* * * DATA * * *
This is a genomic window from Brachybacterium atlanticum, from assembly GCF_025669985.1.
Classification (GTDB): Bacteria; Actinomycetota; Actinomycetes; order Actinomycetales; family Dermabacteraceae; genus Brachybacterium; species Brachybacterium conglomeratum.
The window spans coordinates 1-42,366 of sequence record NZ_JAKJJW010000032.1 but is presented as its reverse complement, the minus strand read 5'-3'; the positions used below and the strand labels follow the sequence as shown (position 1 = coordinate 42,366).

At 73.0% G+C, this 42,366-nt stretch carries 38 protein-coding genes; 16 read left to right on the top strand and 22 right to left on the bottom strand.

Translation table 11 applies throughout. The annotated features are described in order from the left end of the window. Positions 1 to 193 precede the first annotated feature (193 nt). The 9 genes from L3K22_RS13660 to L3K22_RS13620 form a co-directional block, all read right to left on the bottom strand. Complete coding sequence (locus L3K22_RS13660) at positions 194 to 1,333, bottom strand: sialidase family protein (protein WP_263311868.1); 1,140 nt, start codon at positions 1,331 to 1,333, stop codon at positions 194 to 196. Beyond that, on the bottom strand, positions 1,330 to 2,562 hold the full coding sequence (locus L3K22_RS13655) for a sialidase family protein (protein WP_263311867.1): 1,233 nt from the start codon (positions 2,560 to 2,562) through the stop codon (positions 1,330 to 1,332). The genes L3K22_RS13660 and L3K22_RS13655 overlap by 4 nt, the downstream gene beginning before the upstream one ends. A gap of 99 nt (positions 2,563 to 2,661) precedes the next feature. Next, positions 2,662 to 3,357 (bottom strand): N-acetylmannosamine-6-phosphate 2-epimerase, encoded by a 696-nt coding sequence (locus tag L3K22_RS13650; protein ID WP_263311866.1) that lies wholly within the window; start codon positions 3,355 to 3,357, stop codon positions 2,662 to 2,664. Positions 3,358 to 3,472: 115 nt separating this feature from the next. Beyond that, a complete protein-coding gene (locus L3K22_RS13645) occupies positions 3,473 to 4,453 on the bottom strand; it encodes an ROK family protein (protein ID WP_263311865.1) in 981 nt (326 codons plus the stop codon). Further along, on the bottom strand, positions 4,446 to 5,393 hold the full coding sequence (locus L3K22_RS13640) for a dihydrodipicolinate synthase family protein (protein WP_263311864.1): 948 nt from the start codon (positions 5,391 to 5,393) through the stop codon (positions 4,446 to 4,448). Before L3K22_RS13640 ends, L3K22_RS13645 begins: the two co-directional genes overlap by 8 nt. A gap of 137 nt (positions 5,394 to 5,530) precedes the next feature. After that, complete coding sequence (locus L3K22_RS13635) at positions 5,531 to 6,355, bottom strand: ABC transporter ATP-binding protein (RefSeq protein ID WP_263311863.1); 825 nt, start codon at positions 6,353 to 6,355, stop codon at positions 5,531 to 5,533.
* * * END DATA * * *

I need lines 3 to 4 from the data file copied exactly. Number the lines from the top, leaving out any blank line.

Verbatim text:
The window spans coordinates 1-42,366 of sequence record NZ_JAKJJW010000032.1 but is presented as its reverse complement, the minus strand read 5'-3'; the positions used below and the strand labels follow the sequence as shown (position 1 = coordinate 42,366).

At 73.0% G+C, this 42,366-nt stretch carries 38 protein-coding genes; 16 read left to right on the top strand and 22 right to left on the bottom strand.